African universities have been urged to increase their recruitment on to science and engineering courses, amid warnings that they remain too focused on the social sciences.
Emmanuel Nnadozie, executive secretary of the African Capacity Building Foundation, warned that the continent could miss the development goals set under the African Union’s Agenda 2063 initiative if the gap in enrolment was not closed.
“Our strategy for Agenda 2063 says that Africa has a gap of 4.3 million engineers alone, not to mention the other categories of expertise in critical technical skills that are needed and… if you have this kind of gap we will never be able to industrialise,” Professor Nnadozie said.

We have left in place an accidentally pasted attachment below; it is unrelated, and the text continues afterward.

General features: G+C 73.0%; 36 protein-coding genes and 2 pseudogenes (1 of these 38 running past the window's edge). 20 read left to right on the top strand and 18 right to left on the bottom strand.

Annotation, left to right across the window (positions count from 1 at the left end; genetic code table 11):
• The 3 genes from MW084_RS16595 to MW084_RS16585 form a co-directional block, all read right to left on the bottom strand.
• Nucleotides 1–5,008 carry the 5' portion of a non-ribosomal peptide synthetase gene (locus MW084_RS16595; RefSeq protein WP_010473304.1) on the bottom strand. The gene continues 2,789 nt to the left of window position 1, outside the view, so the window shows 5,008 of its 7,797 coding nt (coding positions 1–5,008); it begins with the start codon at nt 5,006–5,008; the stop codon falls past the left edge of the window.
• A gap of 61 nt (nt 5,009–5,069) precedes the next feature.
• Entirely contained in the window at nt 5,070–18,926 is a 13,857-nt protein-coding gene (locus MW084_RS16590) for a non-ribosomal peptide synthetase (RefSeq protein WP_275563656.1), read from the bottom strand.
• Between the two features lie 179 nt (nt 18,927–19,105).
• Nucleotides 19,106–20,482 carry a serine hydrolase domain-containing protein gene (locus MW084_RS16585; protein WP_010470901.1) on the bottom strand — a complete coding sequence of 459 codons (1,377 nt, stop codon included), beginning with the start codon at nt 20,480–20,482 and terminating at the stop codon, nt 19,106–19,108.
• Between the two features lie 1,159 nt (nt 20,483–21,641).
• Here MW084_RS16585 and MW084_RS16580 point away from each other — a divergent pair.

“At the same time, African universities’ enrolment has about 90 per cent of students registering in social sciences, law and humanities and that makes it hard to implement strategies if you don’t have those critical expertise skills that will support the private investments and industries.”
Professor Nnadozie’s remarks, made at the Third Africa Think Tanks Summit in Victoria Falls, were quoted by Zimbabwean newspaper The Standard.
He added that skills were a key barrier to progress on the continent. “The issue of moving beyond designing appropriate policies to making sure that we yield expected results from policies is something that this continent has struggled with for quite some time to accomplish,” he was reported to have said.